The stories that everyone is chattering about each have elements of truth in them, but are also richly embellished – specially the stories about our diving with our makeshift diving helmet. That’s the one where I panicked while underwater, threw off the helmet, and we darn near lost it.
Wow – that gust of wind really shook the shack and I can feel the cold air pouring in around the rattling windows. The fire is great, but the stove is too large for the size of the shack.
But it is time to lay another coat of ice onto the rink. The temperature outside is well below freezing and it has been over an hour since the last flooding of the rink. We have to build up an inch or more of ice before morning or we won’t be ready for our game. Warren says – “Okay, Bobby, it’s your turn to go outside and get to work.” We have a hose connected to an outdoor water faucet, but of course we have to leave a low flow of water in it or it would freeze shut. Bobby reluctantly starts to pull on his boots, but the door bursts open and there is Bobby’s father with his face livid. “I told you that you are not allowed to be here tonight, and you lied to me. Get your boots on and out you go with me.”
We all just sat there taking it in, and were distressed for Bobby. He darn near was in tears, but he did follow his Dad out of the shack. We felt so helpless to be able to do anything for Bobby.
So we finished off the night with our flooding the rink, sleeping and watering in turns. We built up the required amount of ice and played our game. It was great to be able to do that, and we had many more games over the winter.
The gang continued to meet over our high school years playing baseball, football and of course hockey. Usually we played our games together, but one winter night a couple of years later John Turk accepted an invitation from another group to go tobogganing in the moonlight. They were from another part of town and John was the only one from our bunch that went out that night. They went to some hills outside of town that were not familiar to us, but John really wanted to be with them.
The worst thing happened. Tobogganing at night on a strange hill proved too much. We found out later that John was in the front of the toboggan when it careened into a barbed wire fence, and that was the end of him and the heart of our gang. We all gathered the next day at Mrs. Turk’s house and mourned our loss with her. Fortunately we all had each other to help build our great memories with John, and our gang stuck together as we reconstructed our life without John.
Well, here it is Hallowe’en, and we’ve got the whole evening ahead of us to have some fun. We are hanging around in John Turk’s house – his mother always has something nice for us to eat. John is his usual calm self, examining everything carefully and quietly leading us in the directions he enjoys. Hank Nissonen has his mind on a whole world of things to do, but not sure of any of them. Of course Warren, my older brother, is the powerhouse, knowing exactly what should be done and ready to go. Jack Tervo, the tall and thin one, is busy talking things over with Glen Bettens and Bobby Wills – I wonder if Bobby’s father knows he is out tonight? He sure keeps a close rein on him. Eddie Shea is older than the rest of us, so we eye him with caution.
Well, we figure we should start by going out and checking to see how many folks have left clotheslines up for us to use. We figure if someone leaves those lines up on Hallowe’en, then that is their gift to us. A few of us have pocket knives available, so we are all set in that area. However, we also feel the need to stock up on candy and the like, so we decide to go up to Water street and do a little ‘trick or treat’ first. Can’t have a good night if we aren’t properly provisioned! So we head out, and are very polite as we knock on the front door and ask for some goodies. Of course, while this is going on, a couple of the guys are in the back yard cutting and gathering in the clothes lines of our benefactor. We continue down the street until we are satisfied with things, and then move up to the next street.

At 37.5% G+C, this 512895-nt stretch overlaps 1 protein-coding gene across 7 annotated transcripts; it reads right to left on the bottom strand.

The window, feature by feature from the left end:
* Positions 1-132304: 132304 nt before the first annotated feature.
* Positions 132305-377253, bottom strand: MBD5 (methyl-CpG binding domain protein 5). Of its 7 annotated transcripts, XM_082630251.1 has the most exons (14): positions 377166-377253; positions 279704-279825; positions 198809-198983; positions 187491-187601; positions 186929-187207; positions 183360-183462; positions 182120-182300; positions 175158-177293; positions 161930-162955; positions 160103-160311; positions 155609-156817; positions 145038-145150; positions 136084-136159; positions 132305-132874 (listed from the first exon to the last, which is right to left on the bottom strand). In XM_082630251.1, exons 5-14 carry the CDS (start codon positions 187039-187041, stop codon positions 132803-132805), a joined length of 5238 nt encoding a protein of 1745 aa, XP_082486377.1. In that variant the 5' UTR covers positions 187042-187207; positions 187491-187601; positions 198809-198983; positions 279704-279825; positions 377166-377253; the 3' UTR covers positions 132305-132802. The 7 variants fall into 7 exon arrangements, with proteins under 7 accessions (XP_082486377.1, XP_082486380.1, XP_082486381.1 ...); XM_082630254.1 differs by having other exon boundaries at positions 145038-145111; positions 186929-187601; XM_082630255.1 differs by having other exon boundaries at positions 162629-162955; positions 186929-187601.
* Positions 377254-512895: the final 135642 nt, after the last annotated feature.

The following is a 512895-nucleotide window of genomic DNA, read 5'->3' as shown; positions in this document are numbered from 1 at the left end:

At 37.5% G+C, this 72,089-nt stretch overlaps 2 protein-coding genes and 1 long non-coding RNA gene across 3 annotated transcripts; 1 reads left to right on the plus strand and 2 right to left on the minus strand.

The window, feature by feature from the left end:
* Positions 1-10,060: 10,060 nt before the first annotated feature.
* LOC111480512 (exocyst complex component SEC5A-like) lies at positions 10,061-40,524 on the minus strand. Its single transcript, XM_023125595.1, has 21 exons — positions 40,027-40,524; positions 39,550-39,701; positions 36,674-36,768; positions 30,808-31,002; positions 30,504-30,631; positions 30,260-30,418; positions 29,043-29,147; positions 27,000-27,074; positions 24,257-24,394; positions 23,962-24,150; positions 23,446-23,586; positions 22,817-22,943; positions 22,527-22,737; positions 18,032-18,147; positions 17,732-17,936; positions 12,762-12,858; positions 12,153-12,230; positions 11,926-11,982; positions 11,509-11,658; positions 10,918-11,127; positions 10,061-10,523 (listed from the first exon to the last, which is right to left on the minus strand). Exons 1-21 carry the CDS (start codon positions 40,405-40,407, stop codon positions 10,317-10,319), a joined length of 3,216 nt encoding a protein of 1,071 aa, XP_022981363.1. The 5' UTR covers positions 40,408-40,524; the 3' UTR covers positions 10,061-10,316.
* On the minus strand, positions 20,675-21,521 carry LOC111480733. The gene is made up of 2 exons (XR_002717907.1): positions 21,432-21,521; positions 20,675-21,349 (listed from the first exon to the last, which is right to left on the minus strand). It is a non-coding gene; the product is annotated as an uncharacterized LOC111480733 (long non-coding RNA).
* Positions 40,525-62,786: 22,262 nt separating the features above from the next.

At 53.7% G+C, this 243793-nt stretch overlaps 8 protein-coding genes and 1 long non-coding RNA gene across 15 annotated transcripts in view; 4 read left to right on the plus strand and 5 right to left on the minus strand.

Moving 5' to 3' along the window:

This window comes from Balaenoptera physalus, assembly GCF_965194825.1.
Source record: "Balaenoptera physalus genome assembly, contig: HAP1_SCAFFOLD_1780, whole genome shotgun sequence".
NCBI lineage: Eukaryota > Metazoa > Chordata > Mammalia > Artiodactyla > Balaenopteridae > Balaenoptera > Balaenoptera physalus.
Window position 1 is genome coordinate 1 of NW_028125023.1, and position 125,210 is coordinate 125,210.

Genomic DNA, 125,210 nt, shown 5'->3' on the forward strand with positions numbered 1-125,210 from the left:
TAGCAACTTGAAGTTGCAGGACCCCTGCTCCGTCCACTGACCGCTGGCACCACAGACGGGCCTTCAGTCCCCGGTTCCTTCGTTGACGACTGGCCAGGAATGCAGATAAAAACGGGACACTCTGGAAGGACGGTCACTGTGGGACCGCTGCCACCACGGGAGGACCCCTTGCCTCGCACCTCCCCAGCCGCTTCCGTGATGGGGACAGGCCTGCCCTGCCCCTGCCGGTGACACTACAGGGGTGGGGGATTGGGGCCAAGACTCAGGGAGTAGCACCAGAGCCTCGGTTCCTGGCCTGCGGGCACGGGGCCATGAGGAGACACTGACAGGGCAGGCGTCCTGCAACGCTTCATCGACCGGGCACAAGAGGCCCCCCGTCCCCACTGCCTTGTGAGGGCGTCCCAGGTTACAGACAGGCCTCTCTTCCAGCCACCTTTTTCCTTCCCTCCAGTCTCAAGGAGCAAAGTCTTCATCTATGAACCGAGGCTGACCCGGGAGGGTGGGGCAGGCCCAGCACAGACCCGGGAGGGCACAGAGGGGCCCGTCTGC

So, now we have all this clothes line in our possession, and have to decide what to do with it? We walk up to Hancock Avenue and the answer slowly develops. Many of the houses have an iron picket fence in the front yard, and of course each fence has a swinging gate in it. A little checking shows that the gates are easily lifted off their pins, and thus are freed from their confinement. But so what, what will we do with the gates? Gazing down the street we observe that it is lined with utility poles on which the telephone wires and electric power lines are mounted. The poles are wooden, and each has a series of metal pegs that are arranged so that a person can climb the pole. Of course, the first peg is about 7 or 8 feet above the ground to prevent the casual trouble maker from easily climbing the pole.
Now, wouldn’t the whole appearance of the street be improved if each pole was decorated? Of course, and we have the perfect decoration for the poles – iron gates. So now we have work for everyone to do. One team sets about gathering the gates and distributing them to the base of the utility poles, another team ties clothesline to each gate, and a final team boosts a climber onto each pole. So, one by one, the gates make their way from the fences to the poles. The climber passes a clothesline over the top peg of a pole, and the rest of the team raises the gate to the top of the pole.
This goes on uninterrupted for the better part of an hour, and then we are done. We then can gather together on the street and admire our handiwork – we have really made Hancock Avenue into a delightfully decorated street, and we hope the homeowners will appreciate this when they view the scene in the morning. At this time we figure we’ve had enough fun for the night, and head off to our homes.
P.S. It turned out that this was the only year we did that decorating. On the following year when we went back to the street, we found that all the gates had been removed from the fences by their owners, and safely stored away for the night.